Keeping in mind the references related to coral, bacteria, pathogens, diatoms, fungi etc…, Rogan Brown‘s latest works are a correlation of paper cut by hand and laser cutting to create an incredibly detailed and varied visual texture. Each microbiological motif is however completely fictive and imagined. He states, “It is this interplay between the imagination and the “real” world that fascinates me, reality is transformed and estranged through the creative process which paradoxically makes the finished work more real and unique.” Rogan’s unique pieces identify patterns and motifs that occur in the natural world in different contexts and at different scales, both macroscopic and microscopic. He has developed a formal, aesthetic vocabulary that he uses to construct hybrid sculptural forms, half real, half surreal.
“Control X,” featured above, presents a variety of microbiological organisms separated and contained inside an array of transparent domes. One of the domes has been breached and from it spills a swirling mass of bacteria. He states, “Public attitudes to science are strikingly bipolar, on the one hand we see it as the motor of human progress potentially solving all our problems and advancing and enhancing us as a species; on the other we see the terrible effects that science can wreak upon our world: nuclear and biological weapons, pollution, climate change, environmental devastation. This piece therefore contains a warning, that we have to beware our own hubris and perhaps accept that we can never be fully in control of nature, something always escapes us, exceeds us.”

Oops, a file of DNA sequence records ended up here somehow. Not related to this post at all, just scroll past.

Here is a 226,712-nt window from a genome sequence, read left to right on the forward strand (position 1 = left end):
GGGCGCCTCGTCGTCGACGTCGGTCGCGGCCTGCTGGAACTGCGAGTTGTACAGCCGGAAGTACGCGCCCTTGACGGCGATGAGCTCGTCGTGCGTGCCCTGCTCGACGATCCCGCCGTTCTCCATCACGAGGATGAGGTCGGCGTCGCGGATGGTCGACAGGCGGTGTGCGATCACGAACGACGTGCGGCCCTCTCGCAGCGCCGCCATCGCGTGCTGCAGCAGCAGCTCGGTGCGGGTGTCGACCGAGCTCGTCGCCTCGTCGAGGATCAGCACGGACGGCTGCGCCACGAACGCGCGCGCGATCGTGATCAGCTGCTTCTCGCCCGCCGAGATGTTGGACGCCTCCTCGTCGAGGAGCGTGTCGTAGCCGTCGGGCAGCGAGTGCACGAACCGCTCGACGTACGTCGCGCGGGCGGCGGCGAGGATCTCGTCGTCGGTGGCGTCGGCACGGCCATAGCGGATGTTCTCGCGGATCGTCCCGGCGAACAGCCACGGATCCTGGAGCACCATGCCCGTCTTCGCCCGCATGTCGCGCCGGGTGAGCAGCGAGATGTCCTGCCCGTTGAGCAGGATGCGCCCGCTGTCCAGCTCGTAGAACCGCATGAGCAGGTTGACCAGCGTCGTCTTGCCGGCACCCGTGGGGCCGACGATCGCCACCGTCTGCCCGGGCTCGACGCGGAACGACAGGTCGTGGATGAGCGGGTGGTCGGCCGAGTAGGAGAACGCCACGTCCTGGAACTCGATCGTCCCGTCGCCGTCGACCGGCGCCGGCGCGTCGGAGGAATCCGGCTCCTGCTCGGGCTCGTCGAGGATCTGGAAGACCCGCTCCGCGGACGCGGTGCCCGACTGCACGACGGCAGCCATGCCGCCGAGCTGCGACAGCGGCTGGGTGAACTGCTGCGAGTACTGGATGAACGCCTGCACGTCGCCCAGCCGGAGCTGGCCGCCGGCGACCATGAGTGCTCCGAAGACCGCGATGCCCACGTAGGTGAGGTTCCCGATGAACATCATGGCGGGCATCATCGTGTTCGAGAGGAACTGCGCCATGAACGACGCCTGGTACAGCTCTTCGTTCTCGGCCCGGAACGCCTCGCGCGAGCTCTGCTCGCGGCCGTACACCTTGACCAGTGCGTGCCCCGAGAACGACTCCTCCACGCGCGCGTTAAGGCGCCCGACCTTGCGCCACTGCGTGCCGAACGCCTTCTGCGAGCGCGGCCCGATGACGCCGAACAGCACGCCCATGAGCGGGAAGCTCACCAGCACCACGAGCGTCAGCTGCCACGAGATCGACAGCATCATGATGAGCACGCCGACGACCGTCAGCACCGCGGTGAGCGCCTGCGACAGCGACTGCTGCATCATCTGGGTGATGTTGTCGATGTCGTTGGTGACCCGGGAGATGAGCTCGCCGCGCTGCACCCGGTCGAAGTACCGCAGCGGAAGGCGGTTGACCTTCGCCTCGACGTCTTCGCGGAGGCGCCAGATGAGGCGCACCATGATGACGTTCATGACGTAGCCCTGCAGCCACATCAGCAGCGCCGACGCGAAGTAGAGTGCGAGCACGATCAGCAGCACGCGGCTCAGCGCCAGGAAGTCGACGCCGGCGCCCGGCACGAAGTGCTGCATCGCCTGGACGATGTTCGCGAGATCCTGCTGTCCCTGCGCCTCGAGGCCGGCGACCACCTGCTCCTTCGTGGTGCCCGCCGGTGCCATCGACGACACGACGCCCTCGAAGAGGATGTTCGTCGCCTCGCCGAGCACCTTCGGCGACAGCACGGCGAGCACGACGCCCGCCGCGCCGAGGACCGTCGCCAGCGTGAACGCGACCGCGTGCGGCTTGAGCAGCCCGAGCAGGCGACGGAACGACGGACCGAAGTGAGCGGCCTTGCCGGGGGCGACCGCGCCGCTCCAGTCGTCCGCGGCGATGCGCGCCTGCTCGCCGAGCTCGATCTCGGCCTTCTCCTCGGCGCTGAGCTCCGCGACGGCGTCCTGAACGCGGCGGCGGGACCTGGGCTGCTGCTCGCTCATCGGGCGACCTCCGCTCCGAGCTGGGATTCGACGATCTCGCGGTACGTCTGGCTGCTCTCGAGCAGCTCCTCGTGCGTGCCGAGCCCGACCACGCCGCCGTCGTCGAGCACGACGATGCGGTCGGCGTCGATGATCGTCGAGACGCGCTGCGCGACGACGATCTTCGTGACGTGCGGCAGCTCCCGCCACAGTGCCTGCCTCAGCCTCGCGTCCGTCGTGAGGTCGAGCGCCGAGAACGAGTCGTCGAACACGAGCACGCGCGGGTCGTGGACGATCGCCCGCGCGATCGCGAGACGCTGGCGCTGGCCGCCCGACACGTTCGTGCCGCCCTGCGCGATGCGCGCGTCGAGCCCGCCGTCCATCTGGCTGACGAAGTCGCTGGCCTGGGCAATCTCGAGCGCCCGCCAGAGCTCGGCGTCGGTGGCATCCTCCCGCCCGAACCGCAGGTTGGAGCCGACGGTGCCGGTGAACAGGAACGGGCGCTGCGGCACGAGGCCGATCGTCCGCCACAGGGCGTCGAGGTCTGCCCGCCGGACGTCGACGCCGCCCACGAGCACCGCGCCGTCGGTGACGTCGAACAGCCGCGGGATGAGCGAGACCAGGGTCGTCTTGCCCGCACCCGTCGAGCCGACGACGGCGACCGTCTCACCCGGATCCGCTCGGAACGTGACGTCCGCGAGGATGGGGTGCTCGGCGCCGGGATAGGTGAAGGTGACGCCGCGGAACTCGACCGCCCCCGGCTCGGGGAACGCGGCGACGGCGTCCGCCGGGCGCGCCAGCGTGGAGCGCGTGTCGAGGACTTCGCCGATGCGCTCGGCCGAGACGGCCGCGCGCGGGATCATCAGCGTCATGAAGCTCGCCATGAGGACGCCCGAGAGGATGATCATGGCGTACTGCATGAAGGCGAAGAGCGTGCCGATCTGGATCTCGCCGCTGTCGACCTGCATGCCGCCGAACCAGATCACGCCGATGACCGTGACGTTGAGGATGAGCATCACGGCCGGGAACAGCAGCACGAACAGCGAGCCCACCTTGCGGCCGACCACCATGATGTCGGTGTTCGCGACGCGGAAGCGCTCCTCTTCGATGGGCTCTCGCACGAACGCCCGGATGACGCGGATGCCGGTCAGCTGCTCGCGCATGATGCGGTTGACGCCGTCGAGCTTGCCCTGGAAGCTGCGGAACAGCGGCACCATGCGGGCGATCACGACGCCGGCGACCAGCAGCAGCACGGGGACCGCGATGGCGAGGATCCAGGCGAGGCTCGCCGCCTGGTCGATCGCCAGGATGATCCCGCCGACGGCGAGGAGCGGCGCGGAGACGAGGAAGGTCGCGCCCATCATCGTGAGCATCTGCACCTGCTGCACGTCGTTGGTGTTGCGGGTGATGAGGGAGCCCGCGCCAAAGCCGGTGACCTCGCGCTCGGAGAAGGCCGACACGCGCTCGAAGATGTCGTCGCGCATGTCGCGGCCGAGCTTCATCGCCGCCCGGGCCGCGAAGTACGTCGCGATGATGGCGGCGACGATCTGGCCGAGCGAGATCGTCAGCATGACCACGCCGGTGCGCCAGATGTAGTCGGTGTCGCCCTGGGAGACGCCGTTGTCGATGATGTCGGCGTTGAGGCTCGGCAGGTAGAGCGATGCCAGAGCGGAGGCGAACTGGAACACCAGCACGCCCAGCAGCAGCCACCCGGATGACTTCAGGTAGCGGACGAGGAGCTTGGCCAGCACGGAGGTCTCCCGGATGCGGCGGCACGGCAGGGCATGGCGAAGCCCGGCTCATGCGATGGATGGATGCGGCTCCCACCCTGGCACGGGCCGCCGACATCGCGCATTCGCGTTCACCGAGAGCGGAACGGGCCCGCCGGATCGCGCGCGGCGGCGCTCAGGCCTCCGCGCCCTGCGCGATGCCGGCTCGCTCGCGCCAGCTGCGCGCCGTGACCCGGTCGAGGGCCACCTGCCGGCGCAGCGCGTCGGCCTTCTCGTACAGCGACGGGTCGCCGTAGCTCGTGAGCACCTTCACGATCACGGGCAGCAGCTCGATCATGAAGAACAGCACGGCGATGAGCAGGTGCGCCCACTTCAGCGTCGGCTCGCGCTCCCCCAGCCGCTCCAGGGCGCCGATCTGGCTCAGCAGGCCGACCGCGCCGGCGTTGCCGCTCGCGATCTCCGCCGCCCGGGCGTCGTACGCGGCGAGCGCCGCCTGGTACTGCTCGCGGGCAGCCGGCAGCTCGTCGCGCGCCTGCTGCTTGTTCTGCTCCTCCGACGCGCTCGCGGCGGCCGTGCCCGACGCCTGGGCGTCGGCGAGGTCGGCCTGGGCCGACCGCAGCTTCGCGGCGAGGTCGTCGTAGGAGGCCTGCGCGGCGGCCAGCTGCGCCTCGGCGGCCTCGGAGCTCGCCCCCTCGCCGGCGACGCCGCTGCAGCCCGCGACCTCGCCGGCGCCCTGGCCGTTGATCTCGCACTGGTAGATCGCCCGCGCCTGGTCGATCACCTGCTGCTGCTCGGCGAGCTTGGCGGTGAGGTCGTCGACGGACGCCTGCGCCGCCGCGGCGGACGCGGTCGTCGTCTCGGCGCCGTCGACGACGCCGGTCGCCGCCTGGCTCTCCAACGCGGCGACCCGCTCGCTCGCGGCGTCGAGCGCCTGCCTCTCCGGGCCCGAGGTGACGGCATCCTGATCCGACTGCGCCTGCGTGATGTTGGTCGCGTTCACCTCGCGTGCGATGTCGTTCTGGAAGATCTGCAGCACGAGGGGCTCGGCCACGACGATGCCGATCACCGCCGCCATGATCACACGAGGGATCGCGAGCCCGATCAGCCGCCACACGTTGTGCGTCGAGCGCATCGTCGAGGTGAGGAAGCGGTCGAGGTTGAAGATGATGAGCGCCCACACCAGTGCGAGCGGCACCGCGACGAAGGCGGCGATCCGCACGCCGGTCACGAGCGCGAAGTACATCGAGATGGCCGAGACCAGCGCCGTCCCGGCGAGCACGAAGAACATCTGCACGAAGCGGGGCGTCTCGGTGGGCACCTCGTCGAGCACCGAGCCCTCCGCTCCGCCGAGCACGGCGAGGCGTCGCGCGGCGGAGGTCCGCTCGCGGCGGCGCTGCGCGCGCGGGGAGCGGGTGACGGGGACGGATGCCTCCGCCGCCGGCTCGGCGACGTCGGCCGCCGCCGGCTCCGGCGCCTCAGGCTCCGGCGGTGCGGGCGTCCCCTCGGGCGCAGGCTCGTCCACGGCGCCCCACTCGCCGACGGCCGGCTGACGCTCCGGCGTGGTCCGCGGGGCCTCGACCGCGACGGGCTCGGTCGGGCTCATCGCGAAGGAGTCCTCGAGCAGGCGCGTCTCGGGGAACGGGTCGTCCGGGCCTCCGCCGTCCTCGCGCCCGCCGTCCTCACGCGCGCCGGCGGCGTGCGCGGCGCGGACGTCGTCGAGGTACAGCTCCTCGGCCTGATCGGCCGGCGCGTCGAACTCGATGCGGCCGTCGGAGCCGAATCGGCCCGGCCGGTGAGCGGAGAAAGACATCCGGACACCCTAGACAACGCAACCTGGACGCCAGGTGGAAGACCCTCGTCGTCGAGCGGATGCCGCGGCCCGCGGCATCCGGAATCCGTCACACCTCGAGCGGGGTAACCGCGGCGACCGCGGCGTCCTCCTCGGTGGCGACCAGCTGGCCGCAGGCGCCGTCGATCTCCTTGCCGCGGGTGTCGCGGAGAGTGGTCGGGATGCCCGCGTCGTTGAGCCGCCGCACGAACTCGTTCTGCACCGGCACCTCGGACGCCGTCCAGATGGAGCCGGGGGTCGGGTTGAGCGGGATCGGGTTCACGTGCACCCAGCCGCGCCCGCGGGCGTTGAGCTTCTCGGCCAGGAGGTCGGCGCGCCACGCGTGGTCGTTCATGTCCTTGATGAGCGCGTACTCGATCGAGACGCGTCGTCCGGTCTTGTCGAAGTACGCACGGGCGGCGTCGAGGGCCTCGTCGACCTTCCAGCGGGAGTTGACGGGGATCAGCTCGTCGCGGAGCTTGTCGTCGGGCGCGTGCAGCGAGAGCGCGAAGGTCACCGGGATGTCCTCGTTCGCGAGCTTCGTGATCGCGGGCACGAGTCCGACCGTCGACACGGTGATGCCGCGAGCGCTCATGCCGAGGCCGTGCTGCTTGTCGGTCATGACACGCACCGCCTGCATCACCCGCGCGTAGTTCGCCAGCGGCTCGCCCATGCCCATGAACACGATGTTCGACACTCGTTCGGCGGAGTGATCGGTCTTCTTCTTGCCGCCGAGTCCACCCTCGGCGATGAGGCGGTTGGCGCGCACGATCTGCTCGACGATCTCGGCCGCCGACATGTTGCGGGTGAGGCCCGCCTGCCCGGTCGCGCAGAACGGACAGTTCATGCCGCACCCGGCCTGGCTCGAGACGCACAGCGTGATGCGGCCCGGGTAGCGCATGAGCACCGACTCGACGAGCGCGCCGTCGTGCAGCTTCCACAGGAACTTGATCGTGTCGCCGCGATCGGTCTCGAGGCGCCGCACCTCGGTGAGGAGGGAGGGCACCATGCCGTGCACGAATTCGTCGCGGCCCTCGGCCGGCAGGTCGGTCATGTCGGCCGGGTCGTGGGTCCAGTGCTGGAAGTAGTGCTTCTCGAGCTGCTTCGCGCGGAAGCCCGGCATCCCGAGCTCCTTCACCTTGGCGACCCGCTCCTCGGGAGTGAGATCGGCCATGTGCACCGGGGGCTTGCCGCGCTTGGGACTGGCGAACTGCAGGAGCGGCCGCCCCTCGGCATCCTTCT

Each piece in the “Magic Circle” series is unique; the same motifs are used but the composition is different every time. The aesthetic of repetition and variation is wherever we look in nature, and although the shapes and patterns are repeated there is always a nuance of difference resulting in incredible visual diversity. Rogan is constantly expanding and embellishing the range of motifs that he utilizes in his work, only limiting himself through each motif, although resembling something found in nature, must not simply copy or imitate it, each motif has to be a blend of observed reality and pure imagination. He states, “The reason for this is that by soliciting recognition and then withholding it I create a moment of rupture, of visual tension that forces the viewer to pause and become conscious of the act of looking. For me this moment of self-consciousness, of demanding “what am I looking at?”, is an essential aspect of the aesthetic experience, a moment of waking up and breaking out of habitual ways of seeing.”
via Rogan Brown